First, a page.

I'm going to build one of these this afternoon hopefully. I will try to modify the design to be more of a bench and have 2 seats (make it twice as wide but add a third leg in the middle to prevent sagging. <br> <br>One design improvement I want to suggest...rather than spending a large amount of time making the hose very tight, you could make the chair's tension adjustable. Basically, since you are using all-thread, thread 2 nuts and a fender washer washers onto the cross bars, then add the legs, then put washers and nuts on the outside. Weave the hose to an even tension and secure it with screws (I will probably use grommets to prevent tear-out). Once secured, loosen the outer nuts and adjust the inner nuts to stretch the hose. With this design, the chair can be adjusted over time to compensate for creep that will naturally occur....you can also adjust the tension to suit your desired level of comfort. Great project though. <br> <br>-Jon
Very creative! I think I might mess around and make one sometime.
Here is my very similar version. This is 3/8 pvc hose so not as elastic as the rubber. I used 3/8 all thread and it is plenty strong. It was tough to tighten and work with the pvc hose and that caused the ply to bow in. I also added a bolt to each leg to lock them in place. Painted the edges white as I don't have a router and those plunge cuts caused chipping on the ply.<br> <br> Pretty fun project. It was tough to get the proper angle on the setup but I just guessed and went for reclined position. Thanks for the directions
Turned out really handsome! Thanks for sharing. Is it comfortable?<br>
I love your work. Everything you make and publish is so simple, functional and just makes sense. Thanks for sharing!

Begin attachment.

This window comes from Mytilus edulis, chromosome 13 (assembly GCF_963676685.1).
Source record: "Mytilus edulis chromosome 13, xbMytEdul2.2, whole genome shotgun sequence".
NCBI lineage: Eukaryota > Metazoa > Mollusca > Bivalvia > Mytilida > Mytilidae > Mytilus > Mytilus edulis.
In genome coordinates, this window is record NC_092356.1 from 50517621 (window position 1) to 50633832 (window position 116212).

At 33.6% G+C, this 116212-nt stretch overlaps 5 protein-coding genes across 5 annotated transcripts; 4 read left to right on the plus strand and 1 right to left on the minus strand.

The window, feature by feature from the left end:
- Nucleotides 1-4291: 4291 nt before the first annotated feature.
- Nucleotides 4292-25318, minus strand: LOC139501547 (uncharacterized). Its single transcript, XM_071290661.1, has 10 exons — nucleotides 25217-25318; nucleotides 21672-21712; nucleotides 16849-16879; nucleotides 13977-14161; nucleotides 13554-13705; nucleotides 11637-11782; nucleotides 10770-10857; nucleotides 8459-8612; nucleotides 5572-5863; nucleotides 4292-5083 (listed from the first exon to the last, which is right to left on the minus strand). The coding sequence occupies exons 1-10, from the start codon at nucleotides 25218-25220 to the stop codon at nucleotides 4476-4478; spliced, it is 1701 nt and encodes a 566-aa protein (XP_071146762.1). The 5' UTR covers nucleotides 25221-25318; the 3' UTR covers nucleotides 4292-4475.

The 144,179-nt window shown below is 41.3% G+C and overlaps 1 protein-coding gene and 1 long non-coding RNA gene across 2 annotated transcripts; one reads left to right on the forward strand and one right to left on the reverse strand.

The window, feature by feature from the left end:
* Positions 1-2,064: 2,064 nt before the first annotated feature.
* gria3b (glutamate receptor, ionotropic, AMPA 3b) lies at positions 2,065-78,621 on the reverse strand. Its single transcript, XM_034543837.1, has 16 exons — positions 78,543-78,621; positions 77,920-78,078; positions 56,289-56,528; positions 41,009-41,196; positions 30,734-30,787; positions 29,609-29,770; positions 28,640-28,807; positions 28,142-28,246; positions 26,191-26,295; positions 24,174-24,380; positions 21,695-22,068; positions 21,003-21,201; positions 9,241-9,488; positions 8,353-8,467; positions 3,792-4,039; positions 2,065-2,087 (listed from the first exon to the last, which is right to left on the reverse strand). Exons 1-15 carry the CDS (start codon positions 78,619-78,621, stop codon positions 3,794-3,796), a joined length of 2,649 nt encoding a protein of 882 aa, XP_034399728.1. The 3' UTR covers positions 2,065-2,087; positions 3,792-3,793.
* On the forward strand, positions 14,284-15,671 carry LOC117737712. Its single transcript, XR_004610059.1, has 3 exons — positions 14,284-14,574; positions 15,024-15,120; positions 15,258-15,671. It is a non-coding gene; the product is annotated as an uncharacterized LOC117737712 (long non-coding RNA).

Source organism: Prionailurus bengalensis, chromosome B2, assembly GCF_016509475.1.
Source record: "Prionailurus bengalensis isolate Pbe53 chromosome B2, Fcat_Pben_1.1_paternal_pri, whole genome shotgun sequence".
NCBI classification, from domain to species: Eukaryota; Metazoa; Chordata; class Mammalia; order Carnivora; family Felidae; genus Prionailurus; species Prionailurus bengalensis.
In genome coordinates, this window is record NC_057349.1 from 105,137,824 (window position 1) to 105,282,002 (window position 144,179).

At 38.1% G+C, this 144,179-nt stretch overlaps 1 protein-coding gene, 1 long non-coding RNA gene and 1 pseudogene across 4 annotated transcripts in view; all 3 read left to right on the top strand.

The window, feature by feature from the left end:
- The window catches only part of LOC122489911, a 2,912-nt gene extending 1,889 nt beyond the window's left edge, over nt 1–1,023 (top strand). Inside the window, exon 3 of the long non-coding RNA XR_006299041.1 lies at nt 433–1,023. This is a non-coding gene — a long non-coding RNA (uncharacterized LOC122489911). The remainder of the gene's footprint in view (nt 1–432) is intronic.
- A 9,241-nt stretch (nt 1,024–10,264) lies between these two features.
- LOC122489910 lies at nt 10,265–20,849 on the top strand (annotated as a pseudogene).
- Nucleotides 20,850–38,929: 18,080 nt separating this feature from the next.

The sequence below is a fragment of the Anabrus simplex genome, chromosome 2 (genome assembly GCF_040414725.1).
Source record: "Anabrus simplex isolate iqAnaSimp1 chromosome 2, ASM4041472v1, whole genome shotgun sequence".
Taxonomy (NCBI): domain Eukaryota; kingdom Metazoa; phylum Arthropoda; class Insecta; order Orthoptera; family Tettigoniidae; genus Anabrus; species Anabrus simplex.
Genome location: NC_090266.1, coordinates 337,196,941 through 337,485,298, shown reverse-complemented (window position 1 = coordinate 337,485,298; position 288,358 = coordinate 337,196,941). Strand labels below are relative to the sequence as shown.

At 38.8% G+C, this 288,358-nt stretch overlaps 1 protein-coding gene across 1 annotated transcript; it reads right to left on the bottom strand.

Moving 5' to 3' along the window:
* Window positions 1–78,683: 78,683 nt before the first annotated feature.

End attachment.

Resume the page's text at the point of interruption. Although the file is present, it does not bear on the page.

just had a crazy idea. you could make this chair with rope lights! don't know how the ends would work but it would be cool if you could figure it out!
You should make it so that you run water through it to make it water cooled
Yeah, it could be possible but as you see in the pictures te hose is pressed togetger in the holes in the wooden frame, so if you want to get water in the hose, you need to find a way on how to you can keep the hose open all the way, so that the water will not be stucked.<br><br>(i'm sorry for my terrible english, I hope you understand)
... or water heated piping would be nice outside during colder months.
Wasteful, but awesome.
Could be a closed loop.
Yeah with a solar panel to power the pump
0.o Two hours for a response! That is lightning on this site! Good job.
Once someone replied to me in a half minute
Not if you water the....Good Point!
Looks super comfy, and nice finish on the wood. The metal struts look bowed, is that from the tension in the hose? Maybe that type/size hose is a bit overkill but better to use what you have than buy something. Great idea.
thanx help!
Thank you Mr. Wholman. You are my inspiration. <br>I had made chair similar you but i chang from rubber to rope. <br>It's very strong but not complete .I will modify somthing, add arm , change kind of rope and so on. I will appreciat if you comment. <br>Thank you again.